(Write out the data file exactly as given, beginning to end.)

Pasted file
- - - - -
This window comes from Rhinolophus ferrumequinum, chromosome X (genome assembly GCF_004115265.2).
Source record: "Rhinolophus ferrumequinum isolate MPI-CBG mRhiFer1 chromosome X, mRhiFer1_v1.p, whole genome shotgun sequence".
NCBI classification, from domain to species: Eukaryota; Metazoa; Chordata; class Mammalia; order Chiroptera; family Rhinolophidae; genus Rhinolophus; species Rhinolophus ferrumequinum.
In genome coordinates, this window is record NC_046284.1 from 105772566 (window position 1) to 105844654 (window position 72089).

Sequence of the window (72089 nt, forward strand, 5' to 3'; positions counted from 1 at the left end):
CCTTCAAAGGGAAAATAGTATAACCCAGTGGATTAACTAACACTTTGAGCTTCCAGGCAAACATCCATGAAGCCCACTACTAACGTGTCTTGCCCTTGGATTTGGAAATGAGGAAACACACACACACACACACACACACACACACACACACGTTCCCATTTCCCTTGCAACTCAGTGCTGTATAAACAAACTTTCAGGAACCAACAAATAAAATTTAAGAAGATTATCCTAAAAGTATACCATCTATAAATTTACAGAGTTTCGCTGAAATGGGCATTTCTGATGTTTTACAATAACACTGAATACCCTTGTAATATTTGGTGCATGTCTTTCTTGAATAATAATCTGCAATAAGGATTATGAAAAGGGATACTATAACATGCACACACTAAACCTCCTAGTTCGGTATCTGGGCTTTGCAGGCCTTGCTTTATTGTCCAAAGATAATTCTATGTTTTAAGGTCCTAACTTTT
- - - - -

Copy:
This window comes from Rhinolophus ferrumequinum, chromosome X (genome assembly GCF_004115265.2).
Source record: "Rhinolophus ferrumequinum isolate MPI-CBG mRhiFer1 chromosome X, mRhiFer1_v1.p, whole genome shotgun sequence".
NCBI classification, from domain to species: Eukaryota; Metazoa; Chordata; class Mammalia; order Chiroptera; family Rhinolophidae; genus Rhinolophus; species Rhinolophus ferrumequinum.
In genome coordinates, this window is record NC_046284.1 from 105772566 (window position 1) to 105844654 (window position 72089).

Sequence of the window (72089 nt, forward strand, 5' to 3'; positions counted from 1 at the left end):
CCTTCAAAGGGAAAATAGTATAACCCAGTGGATTAACTAACACTTTGAGCTTCCAGGCAAACATCCATGAAGCCCACTACTAACGTGTCTTGCCCTTGGATTTGGAAATGAGGAAACACACACACACACACACACACACACACACACACACGTTCCCATTTCCCTTGCAACTCAGTGCTGTATAAACAAACTTTCAGGAACCAACAAATAAAATTTAAGAAGATTATCCTAAAAGTATACCATCTATAAATTTACAGAGTTTCGCTGAAATGGGCATTTCTGATGTTTTACAATAACACTGAATACCCTTGTAATATTTGGTGCATGTCTTTCTTGAATAATAATCTGCAATAAGGATTATGAAAAGGGATACTATAACATGCACACACTAAACCTCCTAGTTCGGTATCTGGGCTTTGCAGGCCTTGCTTTATTGTCCAAAGATAATTCTATGTTTTAAGGTCCTAACTTTT